Nkooyian Lesanlurikuri was married at the young age of 15 to a man old enough to be her grandfather. She gave birth to a son and three daughters. Then her husband passed away. Nkooyian was left a heavy burden of caring for four children as a single mother with no reliable source of income. Nkooyian’s son has a developmental disability, which was used by her relatives as a reason to unfairly disqualify her from inheriting her husband’s property.

In a deeply entrenched patriarchal society like Nkooyian’s, it’s difficult being a widow or a woman in general. Nkooyian was presented with an incredible opportunity, however, when she was selected to enroll in BOMA’s poverty graduation program.

As one of the poorest women in her village, Nkooyian was given a chance to launch a business alongside two other women. On top of the business startup capital they received as a grant from BOMA, the three were also trained by BOMA mentors in business skills, family planning, group dynamics and more.

Not one to be held back by convention, Nkooyian has since ventured into selling livestock with her group — something considered taboo for women to do in their community. That perception hasn’t slowed them down, and the business has proven successful.

‘’We received a tender to supply male goats to the county government of Samburu for a period of one month,” Nkooyian said. “This really boosted our business, and we were able to get good profit.”

 

Today, Nkooyian is the proud owner of ten goats and two cows. Thanks to her thriving business, she can now take care of her children, pay their school fees, and buy their uniforms. Before BOMA, Nkooyian was forced to rely on brewing and selling alcohol to support her family, something she didn’t like and that wasn’t a reliable source of income.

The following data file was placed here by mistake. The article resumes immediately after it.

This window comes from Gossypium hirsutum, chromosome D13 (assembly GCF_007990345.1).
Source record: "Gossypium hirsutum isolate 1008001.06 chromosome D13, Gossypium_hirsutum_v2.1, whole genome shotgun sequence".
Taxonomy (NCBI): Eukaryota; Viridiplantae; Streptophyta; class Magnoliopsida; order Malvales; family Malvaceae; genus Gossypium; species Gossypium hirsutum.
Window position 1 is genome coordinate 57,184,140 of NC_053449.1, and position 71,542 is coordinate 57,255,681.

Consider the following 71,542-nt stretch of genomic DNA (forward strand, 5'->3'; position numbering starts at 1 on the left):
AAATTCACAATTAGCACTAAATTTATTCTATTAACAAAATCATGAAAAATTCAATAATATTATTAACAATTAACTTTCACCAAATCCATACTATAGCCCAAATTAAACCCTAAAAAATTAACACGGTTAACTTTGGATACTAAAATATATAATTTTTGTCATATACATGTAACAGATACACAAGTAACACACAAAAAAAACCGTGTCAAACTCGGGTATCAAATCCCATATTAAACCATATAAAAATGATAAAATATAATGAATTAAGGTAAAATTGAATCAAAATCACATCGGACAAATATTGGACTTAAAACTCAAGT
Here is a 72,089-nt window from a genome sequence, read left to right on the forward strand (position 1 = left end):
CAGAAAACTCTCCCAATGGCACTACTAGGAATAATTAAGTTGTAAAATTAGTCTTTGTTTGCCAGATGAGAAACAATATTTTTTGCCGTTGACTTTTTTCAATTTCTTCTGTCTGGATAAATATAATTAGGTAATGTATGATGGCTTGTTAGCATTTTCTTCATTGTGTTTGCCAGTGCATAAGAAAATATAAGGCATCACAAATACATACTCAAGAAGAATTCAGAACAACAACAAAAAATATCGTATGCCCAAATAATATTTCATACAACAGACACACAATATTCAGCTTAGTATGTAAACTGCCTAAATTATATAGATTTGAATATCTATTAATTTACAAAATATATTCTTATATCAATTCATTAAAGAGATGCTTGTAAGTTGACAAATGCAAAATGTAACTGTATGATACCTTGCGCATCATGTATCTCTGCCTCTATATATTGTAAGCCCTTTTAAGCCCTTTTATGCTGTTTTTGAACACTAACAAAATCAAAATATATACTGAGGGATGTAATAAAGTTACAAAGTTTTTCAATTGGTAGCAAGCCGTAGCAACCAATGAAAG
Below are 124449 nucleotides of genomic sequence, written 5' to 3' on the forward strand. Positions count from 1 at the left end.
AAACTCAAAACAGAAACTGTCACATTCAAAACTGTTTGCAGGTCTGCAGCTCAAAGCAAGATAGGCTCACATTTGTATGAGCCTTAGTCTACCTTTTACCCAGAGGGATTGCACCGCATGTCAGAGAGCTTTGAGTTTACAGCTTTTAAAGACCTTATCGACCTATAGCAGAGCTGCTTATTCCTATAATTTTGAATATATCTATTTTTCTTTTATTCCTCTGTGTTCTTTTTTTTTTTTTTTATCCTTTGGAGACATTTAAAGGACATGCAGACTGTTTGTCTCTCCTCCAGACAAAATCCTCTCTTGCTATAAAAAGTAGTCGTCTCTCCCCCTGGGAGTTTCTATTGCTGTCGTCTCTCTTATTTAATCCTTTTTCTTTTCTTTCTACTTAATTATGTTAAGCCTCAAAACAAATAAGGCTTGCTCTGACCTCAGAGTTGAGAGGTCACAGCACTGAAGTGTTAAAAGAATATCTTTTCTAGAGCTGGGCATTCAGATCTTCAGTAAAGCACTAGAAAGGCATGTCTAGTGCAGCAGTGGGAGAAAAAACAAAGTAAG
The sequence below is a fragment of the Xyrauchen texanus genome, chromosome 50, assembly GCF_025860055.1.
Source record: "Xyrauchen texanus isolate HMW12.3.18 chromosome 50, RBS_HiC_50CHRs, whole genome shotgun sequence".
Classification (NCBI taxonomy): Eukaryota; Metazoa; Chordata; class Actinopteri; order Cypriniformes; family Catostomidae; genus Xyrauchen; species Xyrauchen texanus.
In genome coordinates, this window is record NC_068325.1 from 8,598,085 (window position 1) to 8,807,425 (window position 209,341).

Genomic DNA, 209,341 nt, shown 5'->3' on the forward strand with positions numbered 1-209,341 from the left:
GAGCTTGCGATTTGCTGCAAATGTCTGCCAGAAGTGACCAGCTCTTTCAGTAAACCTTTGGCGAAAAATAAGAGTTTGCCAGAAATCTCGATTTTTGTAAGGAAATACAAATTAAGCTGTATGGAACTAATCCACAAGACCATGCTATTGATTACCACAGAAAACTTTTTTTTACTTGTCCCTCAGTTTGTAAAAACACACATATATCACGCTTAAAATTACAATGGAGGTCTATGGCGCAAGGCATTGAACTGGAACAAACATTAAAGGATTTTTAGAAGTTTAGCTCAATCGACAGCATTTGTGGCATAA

“Now, I do not need to sell alcohol to feed my children, or sell the little assets that I had,” she explains. “I am now informed with more knowledge.”

With the support of her savings group, Nkooyian was also able to enroll her son in a suitable school nearby where he has already begun to show improvement. Nkooyian’s daughter, Naisherua, is a star pupil in school with a special love for mathematics. When she is not in school, Naisherua loves helping her mother with household chores.

“I love feeding the small goats and playing with them,” she said, before showing off her new books.

When she grows up, Naisherua wants to be a teacher. With her academic talent and the inspiring example set by her mother, she is sure to have a bright future ahead.

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